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Cloud Computing Growth Infographic

Cloud computing services are becoming the norm in business and the total size of the industry has more than tripled in the last five years. In 2008, it was estimated at a value of about $46 Billion, and by 2014 it is estimated to be worth more than $150 Billion. The following Cloud Computing Infographic illustrates the growth of cloud services:

cloud computing growth infographic Cloud Computing Growth Infographic

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Cloud Computing Strategies

cloud computing adoption Cloud Computing Strategies The use of cloud computing is growing, and by 2016 this growth will increase to become the bulk of new IT spend, according to Gartner. 2016 will be a defining year for cloud as private cloud begins to give way to hybrid cloud, and nearly half of large enterprises will have hybrid cloud deployments by the end of 2017.

“Overall, there are very real trends toward cloud platforms, and also toward massively scalable processing. Virtualization, service orientation and the Internet have converged to sponsor a phenomenon that enables individuals and businesses to choose how they’ll acquire or deliver IT services, with reduced emphasis on the constraints of traditional software and hardware licensing models,” said Chris Howard, research vice president at Gartner. “Services delivered through the cloud will foster an economy based on delivery and consumption of everything from storage to computation to video to finance deduction management.”

“In India, cloud services revenue is projected to have a five-year projected compound annual growth rate (CAGR) of 33.2 percent from 2012 through 2017 across all segments of the cloud computing market. Segments such as software as a service (SaaS) and infrastructure as a service (IaaS) have even higher projected CAGR growth rates of 34.4 percent and 39.8 percent,” said Ed Anderson, research director at Gartner. “Cloud computing continues to grow at rates much higher than IT spending generally. Growth in cloud services is being driven by new IT computing scenarios being deployed using cloud models,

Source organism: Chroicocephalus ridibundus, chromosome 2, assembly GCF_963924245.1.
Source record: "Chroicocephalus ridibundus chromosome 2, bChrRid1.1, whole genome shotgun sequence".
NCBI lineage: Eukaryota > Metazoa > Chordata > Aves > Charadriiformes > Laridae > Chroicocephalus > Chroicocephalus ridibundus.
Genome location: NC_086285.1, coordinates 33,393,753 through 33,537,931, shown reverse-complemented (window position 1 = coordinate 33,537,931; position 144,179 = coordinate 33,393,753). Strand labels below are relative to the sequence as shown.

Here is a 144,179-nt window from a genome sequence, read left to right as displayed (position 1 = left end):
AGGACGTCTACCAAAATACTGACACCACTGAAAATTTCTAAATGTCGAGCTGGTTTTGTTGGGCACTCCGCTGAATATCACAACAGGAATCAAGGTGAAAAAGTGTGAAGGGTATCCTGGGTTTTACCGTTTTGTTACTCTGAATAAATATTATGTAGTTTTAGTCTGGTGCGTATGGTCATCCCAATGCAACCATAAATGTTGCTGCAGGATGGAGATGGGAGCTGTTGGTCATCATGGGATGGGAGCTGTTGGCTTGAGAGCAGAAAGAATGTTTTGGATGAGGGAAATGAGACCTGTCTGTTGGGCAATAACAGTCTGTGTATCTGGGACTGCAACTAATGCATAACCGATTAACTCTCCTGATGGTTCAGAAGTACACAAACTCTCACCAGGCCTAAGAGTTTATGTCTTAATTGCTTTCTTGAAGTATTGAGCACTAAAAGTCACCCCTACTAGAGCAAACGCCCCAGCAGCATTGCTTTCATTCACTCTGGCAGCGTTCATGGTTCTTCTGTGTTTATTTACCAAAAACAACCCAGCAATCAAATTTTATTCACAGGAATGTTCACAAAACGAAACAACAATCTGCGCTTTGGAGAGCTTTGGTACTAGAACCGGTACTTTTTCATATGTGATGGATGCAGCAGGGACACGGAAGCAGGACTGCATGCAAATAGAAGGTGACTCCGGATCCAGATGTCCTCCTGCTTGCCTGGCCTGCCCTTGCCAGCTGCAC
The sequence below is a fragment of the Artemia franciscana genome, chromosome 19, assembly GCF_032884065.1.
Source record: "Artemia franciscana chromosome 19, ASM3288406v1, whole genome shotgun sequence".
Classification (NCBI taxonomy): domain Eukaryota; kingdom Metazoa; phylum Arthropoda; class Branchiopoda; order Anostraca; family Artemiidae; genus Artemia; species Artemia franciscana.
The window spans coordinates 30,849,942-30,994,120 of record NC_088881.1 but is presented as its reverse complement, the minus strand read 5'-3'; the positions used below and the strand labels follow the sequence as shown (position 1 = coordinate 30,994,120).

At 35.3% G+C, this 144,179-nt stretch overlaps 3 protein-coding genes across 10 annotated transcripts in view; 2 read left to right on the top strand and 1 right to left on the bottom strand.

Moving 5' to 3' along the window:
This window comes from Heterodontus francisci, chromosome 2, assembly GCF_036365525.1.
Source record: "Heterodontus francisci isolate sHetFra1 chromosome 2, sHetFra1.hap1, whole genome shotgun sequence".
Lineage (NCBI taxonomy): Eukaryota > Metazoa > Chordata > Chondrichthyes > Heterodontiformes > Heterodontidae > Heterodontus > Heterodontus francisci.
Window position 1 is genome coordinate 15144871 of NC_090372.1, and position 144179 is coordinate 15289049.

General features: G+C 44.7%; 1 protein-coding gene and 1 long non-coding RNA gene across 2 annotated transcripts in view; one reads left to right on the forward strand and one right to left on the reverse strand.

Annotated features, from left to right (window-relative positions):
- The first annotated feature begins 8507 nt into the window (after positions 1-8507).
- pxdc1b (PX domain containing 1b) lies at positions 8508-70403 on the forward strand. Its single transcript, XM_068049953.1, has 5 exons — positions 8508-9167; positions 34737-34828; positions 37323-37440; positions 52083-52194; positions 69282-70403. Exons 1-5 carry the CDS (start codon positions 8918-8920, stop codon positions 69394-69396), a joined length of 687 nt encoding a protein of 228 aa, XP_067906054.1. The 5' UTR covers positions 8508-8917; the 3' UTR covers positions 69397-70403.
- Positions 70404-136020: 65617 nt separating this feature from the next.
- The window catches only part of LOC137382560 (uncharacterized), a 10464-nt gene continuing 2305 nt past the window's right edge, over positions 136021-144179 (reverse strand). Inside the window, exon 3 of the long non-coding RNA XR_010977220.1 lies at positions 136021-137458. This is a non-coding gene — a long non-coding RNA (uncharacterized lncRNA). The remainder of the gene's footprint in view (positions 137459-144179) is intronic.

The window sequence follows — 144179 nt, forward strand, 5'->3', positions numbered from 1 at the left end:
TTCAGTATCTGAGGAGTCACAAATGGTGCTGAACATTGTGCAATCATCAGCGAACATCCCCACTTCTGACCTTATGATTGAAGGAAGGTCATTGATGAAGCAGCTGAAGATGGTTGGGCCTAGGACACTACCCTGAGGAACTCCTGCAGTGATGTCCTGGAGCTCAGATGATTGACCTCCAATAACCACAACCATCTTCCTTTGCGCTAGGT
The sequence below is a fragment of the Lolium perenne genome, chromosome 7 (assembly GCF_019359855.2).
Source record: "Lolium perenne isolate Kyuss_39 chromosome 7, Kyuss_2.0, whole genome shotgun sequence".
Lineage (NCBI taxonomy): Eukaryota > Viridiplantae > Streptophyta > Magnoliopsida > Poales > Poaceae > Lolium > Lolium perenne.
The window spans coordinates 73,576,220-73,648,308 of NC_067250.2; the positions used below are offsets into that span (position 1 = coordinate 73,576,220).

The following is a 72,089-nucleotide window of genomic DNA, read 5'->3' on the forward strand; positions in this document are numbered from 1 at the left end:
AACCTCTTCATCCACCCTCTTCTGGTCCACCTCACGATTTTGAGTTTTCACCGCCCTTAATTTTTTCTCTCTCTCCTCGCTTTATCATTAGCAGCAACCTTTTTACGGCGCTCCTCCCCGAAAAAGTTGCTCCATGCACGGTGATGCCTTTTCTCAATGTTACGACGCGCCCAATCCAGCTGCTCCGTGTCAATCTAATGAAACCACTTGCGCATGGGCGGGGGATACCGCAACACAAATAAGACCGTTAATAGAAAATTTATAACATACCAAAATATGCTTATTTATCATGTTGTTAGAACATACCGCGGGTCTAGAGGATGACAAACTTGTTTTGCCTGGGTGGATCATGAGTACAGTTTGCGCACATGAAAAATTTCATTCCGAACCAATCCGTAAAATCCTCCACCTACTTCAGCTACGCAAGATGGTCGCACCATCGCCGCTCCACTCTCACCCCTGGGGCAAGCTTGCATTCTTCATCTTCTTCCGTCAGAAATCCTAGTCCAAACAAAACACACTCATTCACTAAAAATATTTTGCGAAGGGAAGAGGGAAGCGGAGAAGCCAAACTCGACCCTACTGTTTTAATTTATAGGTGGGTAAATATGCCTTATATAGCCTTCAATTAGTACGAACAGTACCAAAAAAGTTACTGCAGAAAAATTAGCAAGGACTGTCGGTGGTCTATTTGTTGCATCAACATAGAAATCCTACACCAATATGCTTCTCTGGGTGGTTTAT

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Three Rules For Top Cloud Performance

meshIP performance 300x203 Three Rules For Top Cloud PerformanceRule 1: The cloud rides on the network, so the network must be able to keep up

Companies that move applications and data to cloud, or perhaps build new systems on cloud-based platforms, often don’t consider the network infrastructure. When relying on systems that are connected via the network, the network is everything. Slow networks mean slow systems and poor performance.

Rule 2: Applications not optimized for cloud-based platforms rarely perform well

Many enterprise IT pros believe they can lift an application from a traditional on-premises platform and place it on a public cloud without a significant amount of redesign, and everything will end up fine. But how can applications not optimized for cloud-based platforms perform optimally on them? They can’t, so you get higher operational costs and substandard performance.

Rule 3: Consider the data

The manner in which the data is linked to the application is very important to cloud computing performance. Data that’s tightly coupled to the application may not be able to take advantage of many performance-enhancing features of public clouds, such as placing database processing in a series of elastic instances or using database as a service in the host public cloud. You should place the data in its own domain to provide alternatives for faster performance, as well as the opportunity to reduce costs.

Author: David Linthicum
Source